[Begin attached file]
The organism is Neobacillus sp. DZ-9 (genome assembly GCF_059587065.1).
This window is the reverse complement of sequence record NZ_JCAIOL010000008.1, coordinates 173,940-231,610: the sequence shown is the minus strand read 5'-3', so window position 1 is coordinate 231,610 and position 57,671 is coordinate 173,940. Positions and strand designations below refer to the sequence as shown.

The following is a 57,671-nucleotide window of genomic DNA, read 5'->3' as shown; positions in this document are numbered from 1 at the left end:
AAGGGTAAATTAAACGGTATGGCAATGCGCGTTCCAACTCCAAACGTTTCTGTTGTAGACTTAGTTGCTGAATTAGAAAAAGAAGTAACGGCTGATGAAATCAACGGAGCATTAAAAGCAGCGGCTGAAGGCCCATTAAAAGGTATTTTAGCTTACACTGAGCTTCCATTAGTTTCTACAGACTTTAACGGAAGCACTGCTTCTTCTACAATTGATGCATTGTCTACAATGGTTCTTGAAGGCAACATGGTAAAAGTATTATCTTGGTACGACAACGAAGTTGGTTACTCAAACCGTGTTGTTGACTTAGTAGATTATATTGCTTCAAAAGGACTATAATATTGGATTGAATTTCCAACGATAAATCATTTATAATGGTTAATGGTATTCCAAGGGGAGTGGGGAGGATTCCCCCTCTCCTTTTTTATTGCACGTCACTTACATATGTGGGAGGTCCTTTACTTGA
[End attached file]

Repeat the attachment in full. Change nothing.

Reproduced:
The organism is Neobacillus sp. DZ-9 (genome assembly GCF_059587065.1).
This window is the reverse complement of sequence record NZ_JCAIOL010000008.1, coordinates 173,940-231,610: the sequence shown is the minus strand read 5'-3', so window position 1 is coordinate 231,610 and position 57,671 is coordinate 173,940. Positions and strand designations below refer to the sequence as shown.

The following is a 57,671-nucleotide window of genomic DNA, read 5'->3' as shown; positions in this document are numbered from 1 at the left end:
AAGGGTAAATTAAACGGTATGGCAATGCGCGTTCCAACTCCAAACGTTTCTGTTGTAGACTTAGTTGCTGAATTAGAAAAAGAAGTAACGGCTGATGAAATCAACGGAGCATTAAAAGCAGCGGCTGAAGGCCCATTAAAAGGTATTTTAGCTTACACTGAGCTTCCATTAGTTTCTACAGACTTTAACGGAAGCACTGCTTCTTCTACAATTGATGCATTGTCTACAATGGTTCTTGAAGGCAACATGGTAAAAGTATTATCTTGGTACGACAACGAAGTTGGTTACTCAAACCGTGTTGTTGACTTAGTAGATTATATTGCTTCAAAAGGACTATAATATTGGATTGAATTTCCAACGATAAATCATTTATAATGGTTAATGGTATTCCAAGGGGAGTGGGGAGGATTCCCCCTCTCCTTTTTTATTGCACGTCACTTACATATGTGGGAGGTCCTTTACTTGA